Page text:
This Feminist Company's Founder Was Just Accused Of Sexual Harassment

Michael Hafford

Less than a week after a bombshell Racked story alleging a widespread culture of harassment and unequal pay at feminist-branded underwear startup Thinx, another set of allegations surfaced in a longread from The Cut.

The original Racked story centered around issues common to startups. Inadequate salary compensation, perceived bullying from an extremely hands-on founder, and problems centering around healthcare and human resources are all serious conflicts. These issues are disappointing, especially at a company branding itself as feminist. They're also fairly common in kind if not in degree across many startup work environments. This is an entirely anecdotal observation, and the Thinx work culture seems to be toxic for reasons that will soon become abundantly clear.

The Cut's story centers on a complaint brought by 26-year-old former PR head Chelsea Leibow. The complaint, filed with the City of New York Commission on Human Rights, offers a litany of allegations leveled at Thinx founder, ex-CEO, and current SHE-EO Miki Agrawal. Whereas the issues in the Racked story seemed indicative of a bad compensation environment, these allegations seem to indicate a lengthy sexual harassment of Leibow by Agrawal. The alleged harassment included talking about employee's breasts and bodies, telling humiliating stories in public forums, inappropriate touching at work, and FaceTiming into at least one meeting from the toilet.

We will repeat: These are just allegations. However horrifying they may sound, they have been neither proven nor disproven in a court of law. Agrawal offers a litany of denials and explanations, many or all of which may yet be borne out.

Leibow tells The Cut that the incidents began when Agrawal touched her breasts without consent.

"The incident, Leibow told me, developed into a pattern, with Agrawal regularly commenting on how Leibow’s breasts looked in various outfits, and touching them, both while the two were alone, and in front of others. Agrawal gave similar attention to other employees whose bodies Leibow described as, like her own, 'curvy.' (According to the filing, Agrawal 'molested at least one other female employee’s breasts.' Agrawal denies any breast-touching.) Leibow said she didn’t feel like her boss was actually coming on to her, but explained her discomfort this way: 'I felt that Miki objectified my body when she declared that she was ‘obsessed’ with it and made very detailed comments about my breasts, and it also seemed like a way for Miki to assert her dominance over female employees by simply doing whatever she wanted to do without asking, and showing she could get away with it.'"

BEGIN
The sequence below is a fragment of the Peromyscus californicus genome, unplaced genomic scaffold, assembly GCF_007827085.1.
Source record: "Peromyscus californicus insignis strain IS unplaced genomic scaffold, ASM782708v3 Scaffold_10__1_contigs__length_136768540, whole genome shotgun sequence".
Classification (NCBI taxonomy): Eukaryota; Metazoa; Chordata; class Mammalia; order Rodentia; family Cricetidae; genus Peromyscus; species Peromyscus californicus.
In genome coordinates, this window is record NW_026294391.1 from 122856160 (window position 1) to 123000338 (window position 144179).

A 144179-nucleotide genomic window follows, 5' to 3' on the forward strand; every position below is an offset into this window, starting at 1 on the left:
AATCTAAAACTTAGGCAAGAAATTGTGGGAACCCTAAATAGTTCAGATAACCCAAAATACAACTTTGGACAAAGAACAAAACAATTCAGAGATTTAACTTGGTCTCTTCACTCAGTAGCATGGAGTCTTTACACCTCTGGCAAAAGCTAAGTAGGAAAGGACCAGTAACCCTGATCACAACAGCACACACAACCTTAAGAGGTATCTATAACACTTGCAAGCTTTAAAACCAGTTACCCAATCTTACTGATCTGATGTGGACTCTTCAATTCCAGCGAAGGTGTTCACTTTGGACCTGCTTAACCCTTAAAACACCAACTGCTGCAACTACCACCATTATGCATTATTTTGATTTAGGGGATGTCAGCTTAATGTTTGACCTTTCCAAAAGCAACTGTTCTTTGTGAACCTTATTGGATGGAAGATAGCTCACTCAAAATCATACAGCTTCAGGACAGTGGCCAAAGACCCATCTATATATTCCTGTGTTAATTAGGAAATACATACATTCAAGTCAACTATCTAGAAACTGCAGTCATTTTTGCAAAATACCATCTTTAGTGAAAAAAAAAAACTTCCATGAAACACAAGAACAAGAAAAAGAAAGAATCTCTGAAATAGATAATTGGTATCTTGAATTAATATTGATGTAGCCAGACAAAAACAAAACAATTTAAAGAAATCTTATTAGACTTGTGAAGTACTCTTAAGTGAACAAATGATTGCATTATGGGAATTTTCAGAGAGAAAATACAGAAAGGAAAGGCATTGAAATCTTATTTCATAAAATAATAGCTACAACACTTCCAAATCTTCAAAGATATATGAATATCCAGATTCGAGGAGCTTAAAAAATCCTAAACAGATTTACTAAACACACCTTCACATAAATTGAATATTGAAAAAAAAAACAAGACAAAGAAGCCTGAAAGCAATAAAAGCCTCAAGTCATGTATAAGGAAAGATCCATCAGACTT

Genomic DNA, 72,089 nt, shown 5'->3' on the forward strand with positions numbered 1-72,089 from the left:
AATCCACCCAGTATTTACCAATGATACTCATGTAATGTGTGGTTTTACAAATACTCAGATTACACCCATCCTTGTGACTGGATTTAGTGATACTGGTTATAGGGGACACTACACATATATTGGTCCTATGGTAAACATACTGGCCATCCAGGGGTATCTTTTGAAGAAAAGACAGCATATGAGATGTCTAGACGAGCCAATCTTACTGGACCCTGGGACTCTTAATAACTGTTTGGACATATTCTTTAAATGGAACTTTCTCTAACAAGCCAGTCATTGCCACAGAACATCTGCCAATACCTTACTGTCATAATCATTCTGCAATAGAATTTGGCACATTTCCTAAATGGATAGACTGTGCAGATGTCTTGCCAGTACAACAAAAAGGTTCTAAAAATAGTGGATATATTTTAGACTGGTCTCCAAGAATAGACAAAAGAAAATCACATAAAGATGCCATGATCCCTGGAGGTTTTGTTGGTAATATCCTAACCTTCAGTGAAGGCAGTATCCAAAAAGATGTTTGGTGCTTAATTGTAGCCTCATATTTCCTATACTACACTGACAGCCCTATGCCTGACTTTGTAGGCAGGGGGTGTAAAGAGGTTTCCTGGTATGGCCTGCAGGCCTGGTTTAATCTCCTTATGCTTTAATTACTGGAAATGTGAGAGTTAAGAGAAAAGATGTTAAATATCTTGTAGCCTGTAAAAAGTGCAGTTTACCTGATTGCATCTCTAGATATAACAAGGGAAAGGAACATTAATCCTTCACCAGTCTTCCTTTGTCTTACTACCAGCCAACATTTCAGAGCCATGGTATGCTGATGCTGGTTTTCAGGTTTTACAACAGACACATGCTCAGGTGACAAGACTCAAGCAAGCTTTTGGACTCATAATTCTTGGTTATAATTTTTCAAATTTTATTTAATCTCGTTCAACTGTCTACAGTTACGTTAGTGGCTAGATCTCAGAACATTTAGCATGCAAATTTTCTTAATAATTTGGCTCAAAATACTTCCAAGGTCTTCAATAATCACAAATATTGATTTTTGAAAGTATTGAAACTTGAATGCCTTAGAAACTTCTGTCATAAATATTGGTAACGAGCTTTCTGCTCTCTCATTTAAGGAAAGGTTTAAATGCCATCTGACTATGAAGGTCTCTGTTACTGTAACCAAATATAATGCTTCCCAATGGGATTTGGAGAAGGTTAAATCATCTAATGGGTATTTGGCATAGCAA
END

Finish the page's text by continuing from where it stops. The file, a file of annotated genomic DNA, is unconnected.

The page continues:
That is straight up horrifying. As someone who's been touched in an office without their consent (on the shoulders, a much more minor area for obvious reasons), I can say the skin-crawlies stick with you throughout the workday and on your drive home. Doing so in front of employees as a power move is completely beyond the pale.

And the complaints go on. They include pervasive fat-shaming, firings seemingly without cause, and a lengthy discussion of Agrawal's "time in the Orgy Dome" at Burning Man. Read the rest here.

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